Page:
A new training centre nearly 700km west of Brisbane – designed to boost nursing, midwifery and allied health skills in some of Queensland’s most remote areas – officially opened in Charleville today.
University of Queensland health students are among those who will now be able to gain professional qualifications at the new Southern Queensland Rural Health (SQRH) Clinical Training Facility.
SQRH is a collaboration between The University of Queensland, University of Southern Queensland, Darling Downs Health and South West Hospital and Health Service.
“It will enable us to deliver a high-standard health workforce and provide students with invaluable opportunities to immerse themselves in rural healthcare,” Professor Abernethy said.
“The facility improves healthcare access and is expected to lift the numbers of students who return to practice in rural and regional areas.”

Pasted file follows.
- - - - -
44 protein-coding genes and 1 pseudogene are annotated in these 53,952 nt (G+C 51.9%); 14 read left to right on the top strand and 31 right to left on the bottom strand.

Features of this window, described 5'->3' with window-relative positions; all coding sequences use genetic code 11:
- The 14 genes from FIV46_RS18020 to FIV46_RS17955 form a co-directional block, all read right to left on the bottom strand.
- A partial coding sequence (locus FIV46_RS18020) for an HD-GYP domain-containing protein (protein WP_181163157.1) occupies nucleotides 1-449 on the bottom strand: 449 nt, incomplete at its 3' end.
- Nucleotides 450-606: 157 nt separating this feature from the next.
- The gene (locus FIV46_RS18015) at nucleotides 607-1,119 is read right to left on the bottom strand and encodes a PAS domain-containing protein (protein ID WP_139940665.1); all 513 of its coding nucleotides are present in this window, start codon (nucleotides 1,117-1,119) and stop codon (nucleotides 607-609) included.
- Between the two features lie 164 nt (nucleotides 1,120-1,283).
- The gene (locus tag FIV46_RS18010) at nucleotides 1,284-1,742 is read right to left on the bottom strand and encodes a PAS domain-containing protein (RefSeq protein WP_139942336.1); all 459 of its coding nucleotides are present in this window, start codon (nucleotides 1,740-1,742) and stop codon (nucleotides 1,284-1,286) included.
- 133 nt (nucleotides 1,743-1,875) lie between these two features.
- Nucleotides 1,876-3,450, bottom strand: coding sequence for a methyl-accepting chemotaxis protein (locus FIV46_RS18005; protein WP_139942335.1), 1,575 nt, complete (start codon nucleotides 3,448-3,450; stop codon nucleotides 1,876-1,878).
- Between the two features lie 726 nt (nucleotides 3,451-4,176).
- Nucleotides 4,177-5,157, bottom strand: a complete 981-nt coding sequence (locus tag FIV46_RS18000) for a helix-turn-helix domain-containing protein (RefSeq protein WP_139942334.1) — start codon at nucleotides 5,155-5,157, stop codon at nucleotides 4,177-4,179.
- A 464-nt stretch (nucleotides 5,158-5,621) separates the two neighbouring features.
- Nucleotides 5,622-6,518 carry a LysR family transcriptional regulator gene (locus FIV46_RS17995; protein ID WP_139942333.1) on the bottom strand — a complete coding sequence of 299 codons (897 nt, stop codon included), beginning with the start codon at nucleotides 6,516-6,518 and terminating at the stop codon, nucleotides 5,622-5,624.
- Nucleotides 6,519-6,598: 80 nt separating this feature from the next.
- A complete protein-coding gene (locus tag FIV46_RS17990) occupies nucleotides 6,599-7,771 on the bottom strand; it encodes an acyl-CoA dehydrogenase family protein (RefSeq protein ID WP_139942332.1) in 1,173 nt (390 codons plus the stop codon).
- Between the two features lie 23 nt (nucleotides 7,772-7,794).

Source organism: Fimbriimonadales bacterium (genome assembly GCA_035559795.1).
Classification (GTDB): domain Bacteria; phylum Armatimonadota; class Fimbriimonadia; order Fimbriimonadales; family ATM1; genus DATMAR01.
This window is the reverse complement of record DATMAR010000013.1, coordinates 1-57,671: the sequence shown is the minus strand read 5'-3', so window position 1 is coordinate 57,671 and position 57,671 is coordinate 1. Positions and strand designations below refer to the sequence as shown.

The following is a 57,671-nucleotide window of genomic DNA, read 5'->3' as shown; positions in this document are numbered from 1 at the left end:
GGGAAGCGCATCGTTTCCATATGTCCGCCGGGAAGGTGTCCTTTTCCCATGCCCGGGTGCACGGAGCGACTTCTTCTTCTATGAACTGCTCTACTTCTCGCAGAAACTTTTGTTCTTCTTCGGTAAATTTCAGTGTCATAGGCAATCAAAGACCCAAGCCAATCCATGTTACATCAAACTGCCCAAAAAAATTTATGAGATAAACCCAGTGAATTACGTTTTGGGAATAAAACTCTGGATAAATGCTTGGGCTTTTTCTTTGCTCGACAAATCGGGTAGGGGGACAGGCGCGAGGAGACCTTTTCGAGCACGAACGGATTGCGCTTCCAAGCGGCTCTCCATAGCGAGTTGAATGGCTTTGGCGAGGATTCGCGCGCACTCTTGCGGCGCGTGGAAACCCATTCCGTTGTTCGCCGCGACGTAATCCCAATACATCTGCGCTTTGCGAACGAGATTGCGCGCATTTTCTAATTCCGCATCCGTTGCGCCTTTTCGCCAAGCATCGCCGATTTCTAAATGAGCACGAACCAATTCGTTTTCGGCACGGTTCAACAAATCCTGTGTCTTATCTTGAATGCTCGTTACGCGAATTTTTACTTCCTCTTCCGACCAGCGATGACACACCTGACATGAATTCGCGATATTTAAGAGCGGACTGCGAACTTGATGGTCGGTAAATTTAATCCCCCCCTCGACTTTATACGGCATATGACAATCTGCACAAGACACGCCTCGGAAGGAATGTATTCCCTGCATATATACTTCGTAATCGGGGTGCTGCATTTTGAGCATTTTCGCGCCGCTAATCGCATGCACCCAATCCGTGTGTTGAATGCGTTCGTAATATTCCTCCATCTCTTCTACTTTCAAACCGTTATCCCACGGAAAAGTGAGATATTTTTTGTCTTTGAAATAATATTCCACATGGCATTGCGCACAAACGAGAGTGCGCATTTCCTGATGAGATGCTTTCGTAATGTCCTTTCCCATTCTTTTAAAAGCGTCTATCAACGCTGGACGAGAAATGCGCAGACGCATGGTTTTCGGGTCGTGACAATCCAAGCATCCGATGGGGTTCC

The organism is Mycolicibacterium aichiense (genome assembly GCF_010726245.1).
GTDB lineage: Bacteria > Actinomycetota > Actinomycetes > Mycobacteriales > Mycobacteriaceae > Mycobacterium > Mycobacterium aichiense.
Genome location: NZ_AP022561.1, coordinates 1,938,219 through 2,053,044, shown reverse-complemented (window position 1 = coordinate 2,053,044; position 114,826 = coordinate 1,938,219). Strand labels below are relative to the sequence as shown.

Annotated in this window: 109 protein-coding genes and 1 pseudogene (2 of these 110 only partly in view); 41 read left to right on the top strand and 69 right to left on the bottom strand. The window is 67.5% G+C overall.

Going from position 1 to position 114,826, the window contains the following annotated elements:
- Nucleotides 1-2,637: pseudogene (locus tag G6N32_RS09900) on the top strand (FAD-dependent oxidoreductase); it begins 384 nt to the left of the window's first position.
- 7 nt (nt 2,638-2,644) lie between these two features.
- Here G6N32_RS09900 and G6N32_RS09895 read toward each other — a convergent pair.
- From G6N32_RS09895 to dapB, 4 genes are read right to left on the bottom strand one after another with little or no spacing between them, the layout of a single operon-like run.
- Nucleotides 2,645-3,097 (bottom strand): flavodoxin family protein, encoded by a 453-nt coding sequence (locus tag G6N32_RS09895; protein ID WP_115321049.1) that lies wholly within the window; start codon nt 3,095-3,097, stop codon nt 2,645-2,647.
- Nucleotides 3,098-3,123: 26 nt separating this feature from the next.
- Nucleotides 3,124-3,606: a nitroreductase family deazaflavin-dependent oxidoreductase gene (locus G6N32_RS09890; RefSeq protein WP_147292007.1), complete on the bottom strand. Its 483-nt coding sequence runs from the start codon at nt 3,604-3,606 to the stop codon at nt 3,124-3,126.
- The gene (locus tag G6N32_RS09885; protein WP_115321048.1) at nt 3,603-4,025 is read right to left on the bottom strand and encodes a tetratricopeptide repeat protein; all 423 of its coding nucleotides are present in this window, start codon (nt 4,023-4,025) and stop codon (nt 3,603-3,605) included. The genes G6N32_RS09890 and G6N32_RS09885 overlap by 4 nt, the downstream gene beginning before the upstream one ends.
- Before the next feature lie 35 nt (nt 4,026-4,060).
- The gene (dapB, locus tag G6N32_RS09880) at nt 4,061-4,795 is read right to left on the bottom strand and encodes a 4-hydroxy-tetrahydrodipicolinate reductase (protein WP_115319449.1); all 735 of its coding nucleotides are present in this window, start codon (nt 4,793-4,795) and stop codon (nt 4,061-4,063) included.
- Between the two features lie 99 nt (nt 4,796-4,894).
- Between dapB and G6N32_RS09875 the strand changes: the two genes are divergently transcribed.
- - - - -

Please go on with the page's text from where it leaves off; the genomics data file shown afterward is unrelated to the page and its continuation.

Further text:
A clinical simulation lab, telehealth studios, clinical consultation rooms, videoconference training rooms, meeting rooms, offices and an outdoor education area are included in the new building.
Bidjara Elder Ms Keelen Mailman OAM welcomed visitors to Country in language and Aboriginal dancers staged a smoking ceremony before Federal Member for Maranoa David Littleproud officially opened the facility today.
Bidjara elders contributed to a yarning circle and bush medicine garden at the facility and will teach students there about local Aboriginal culture.
SQRH Director Associate Professor Geoff Argus said students would have a range of clinical placement and training opportunities.
“We look forward to continuing our support and training of nursing, midwifery and allied health students in the state’s South West from our new premises,” Professor Argus said.
“The co-location on Charleville Hospital grounds will further enhance experiences for these students.
“SQRH’s collaboration between the higher education sector and the health sector has delivered a strong foundation for growing the rural health workforce and is an excellent prototype for other parts of Australia to replicate.”
The Australian Government provided $3 million to help build the facility, through the Rural Health Multidisciplinary Training program.